Capitalism Will End, Celebrate What Comes Next


The damage that wealthy bankers did to the economy back in 2007/08 is still with us, and that has led to a whole generation questioning the validity of modern hyper-capitalism. That same germination witness ongoing environmental destruction and the erosion of labour rights (amongst a litany of other ills) all for the goal of getting more profit. The rejection of the prevailing thought has caused a few people to be scared of the change to come.

Don’t be afraid of the future, embrace it. Be part of what you want to see come true by examining what’s to come through exploration of what already is.

Fortunately, there is already a wealth of language and ideas out there that stretch well beyond these dusty old binaries. They are driven by a hugely diverse community of thinkers, innovators, and practitioners. There are organizations like the P2P (Peer to Peer) Foundation, Evonomics, The Next System Project, and the Institute for New Economic Thinking reimagining the global economy. The proposed models are even more varied: from complexity, to post-growth, de-growth, land-based, regenerative, circular, and even the deliciously named donut economics.

Then, there are the many communities of practice, from the Zapatistas in Mexico to the barter economies of Detroit, from the global Transition Network, to Bhutan, with its Gross National Happiness index. There are even serious economists and writers, from Jeremy Rifkin to David Fleming to Paul Mason, making a spirited case that the evolution beyond capitalism is well underway and unstoppable, thanks to already active ecological feedback loops and/or the arrival of the near zero-marginal cost products and services.This list barely scratches the surface.

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A Better Take On The Current Generational Divide

It’s not rare to read in old media that young people these days are worthless, listless, clods. That viewpoint is beyond ridiculous, in recent months there has been a backlash to this attitude from millennials. Instead of being lazy and not doing anything about it – they are now quick to point out the young one aren’t the people who have essentially caused climate change, economic devastation, and a focus on profits over people.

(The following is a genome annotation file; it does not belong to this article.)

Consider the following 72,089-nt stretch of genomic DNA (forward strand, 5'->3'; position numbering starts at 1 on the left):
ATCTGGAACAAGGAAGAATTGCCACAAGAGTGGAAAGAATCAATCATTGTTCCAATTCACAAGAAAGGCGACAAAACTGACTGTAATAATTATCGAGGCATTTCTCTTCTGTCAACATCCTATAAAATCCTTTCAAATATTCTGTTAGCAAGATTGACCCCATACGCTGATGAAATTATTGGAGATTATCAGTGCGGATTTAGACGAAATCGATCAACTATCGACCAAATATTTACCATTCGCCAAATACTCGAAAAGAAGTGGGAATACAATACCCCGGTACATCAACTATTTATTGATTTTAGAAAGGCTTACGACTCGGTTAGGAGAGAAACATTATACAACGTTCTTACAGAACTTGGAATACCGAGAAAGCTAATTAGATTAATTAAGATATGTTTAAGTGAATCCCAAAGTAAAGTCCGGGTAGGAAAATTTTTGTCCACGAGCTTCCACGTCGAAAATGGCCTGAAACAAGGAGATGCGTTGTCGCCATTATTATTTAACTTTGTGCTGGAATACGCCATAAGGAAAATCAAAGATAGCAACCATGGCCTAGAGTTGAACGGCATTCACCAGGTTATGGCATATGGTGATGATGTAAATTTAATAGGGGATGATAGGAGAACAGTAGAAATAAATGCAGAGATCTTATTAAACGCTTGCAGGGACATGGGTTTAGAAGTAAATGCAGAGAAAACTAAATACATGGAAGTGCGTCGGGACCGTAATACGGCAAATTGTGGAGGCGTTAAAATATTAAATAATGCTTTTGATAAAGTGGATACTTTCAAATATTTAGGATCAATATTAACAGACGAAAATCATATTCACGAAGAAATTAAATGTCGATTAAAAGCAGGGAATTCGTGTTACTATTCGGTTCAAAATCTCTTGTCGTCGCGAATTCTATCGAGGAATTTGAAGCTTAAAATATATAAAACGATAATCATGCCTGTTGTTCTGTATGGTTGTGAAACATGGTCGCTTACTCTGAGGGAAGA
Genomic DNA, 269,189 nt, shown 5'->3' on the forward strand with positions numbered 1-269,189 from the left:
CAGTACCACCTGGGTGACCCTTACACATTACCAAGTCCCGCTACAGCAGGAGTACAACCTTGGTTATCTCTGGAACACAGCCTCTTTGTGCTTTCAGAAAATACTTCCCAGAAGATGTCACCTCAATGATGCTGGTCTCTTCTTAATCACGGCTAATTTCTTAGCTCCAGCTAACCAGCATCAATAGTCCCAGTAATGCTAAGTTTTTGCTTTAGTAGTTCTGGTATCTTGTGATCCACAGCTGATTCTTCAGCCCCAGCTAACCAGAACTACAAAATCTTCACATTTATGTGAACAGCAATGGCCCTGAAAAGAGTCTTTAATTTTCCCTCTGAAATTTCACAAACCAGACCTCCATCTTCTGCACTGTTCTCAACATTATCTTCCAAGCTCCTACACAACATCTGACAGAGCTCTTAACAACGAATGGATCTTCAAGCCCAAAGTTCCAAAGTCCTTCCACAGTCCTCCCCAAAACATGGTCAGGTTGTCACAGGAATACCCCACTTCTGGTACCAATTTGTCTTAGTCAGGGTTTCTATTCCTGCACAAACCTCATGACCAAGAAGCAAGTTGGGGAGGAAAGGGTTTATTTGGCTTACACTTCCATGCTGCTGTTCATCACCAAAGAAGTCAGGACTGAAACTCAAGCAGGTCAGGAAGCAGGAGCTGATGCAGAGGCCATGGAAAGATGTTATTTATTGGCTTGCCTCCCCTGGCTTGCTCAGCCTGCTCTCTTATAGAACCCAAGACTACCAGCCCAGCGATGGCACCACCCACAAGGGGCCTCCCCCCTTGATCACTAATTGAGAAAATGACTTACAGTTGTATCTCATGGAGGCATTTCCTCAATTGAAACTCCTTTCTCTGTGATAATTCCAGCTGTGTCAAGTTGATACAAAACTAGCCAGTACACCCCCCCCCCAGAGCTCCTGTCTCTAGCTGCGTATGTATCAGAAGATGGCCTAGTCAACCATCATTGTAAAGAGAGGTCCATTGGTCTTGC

In fact, in a recent article in The Nation it’s argued that due to the rot left from previous generations millennials are motivated to change the world.

The conventional wisdom about your generation and mine, the story that’s retold every day in every way as jobs disappear, debt redoubles, superstorms gather and islands—literally entire countries—sink into the ocean, is not just a lie, but a very useful lie for the lying liars of the world—for those who control the means of production and persuasion; who have helped to usher in this harrowing present; and who are most likely to survive and thrive, at least in the short term, a catastrophic future, should it come to pass. Conventional wisdom absolves them of their very real sins against the earth, against the poor and against their children. It’s a distraction, and an easy way to pass the buck. Finally, it’s an efficient method of controlling us, its targets. It’s a way to keep us in line.

Because in this narrative, we are apathetic and ineffective. We don’t think for ourselves, nor do we band together. We were raised to stare like zombies at television screens, and now our heads are permanently stuck in the Cloud. The global looters and profiteers—they are not well meaning. They operate with full knowledge of what harm they do, and do it anyway, because they don’t particularly care about you, about us or about the future. It’s not their problem. They will be dead, and their children, I don’t know, will be living in a bunker somewhere, alone, with the last of all that glistering loot.

In the meantime, while there is still some oil left to extract, one last blood diamond to mine, they are counting on us to close our eyes and build our apps in blithe resignation. Because this only goes their way if we agree to pretend not to notice what is right here in front of our eyes: that they are fiddling, gleefully, as the rest of Rome goes up in flames.

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Obviously, The Climate Change Debate is Over

Anybody with the ability to reason realizes that anthropogenic climate change is happening – and it’s happening in an unpredictable but faster way than previously imagined. The fact that fools argue against this infuriates me as they are essentially arguing against reality.

Recently, two acclaimed scientific bodies (The Royal Society and the US National Academy of Sciences) concluded that human caused climate change is occurring. This adds to a chorus of institutions that have reached the same conclusion years ago.

So what is possibly good about anthropogenic climate change? I have no idea if there is anything positive about it or not. What I do know, is that finally people are calling out the bullshit that the deniers are spouting – and that is a good thing!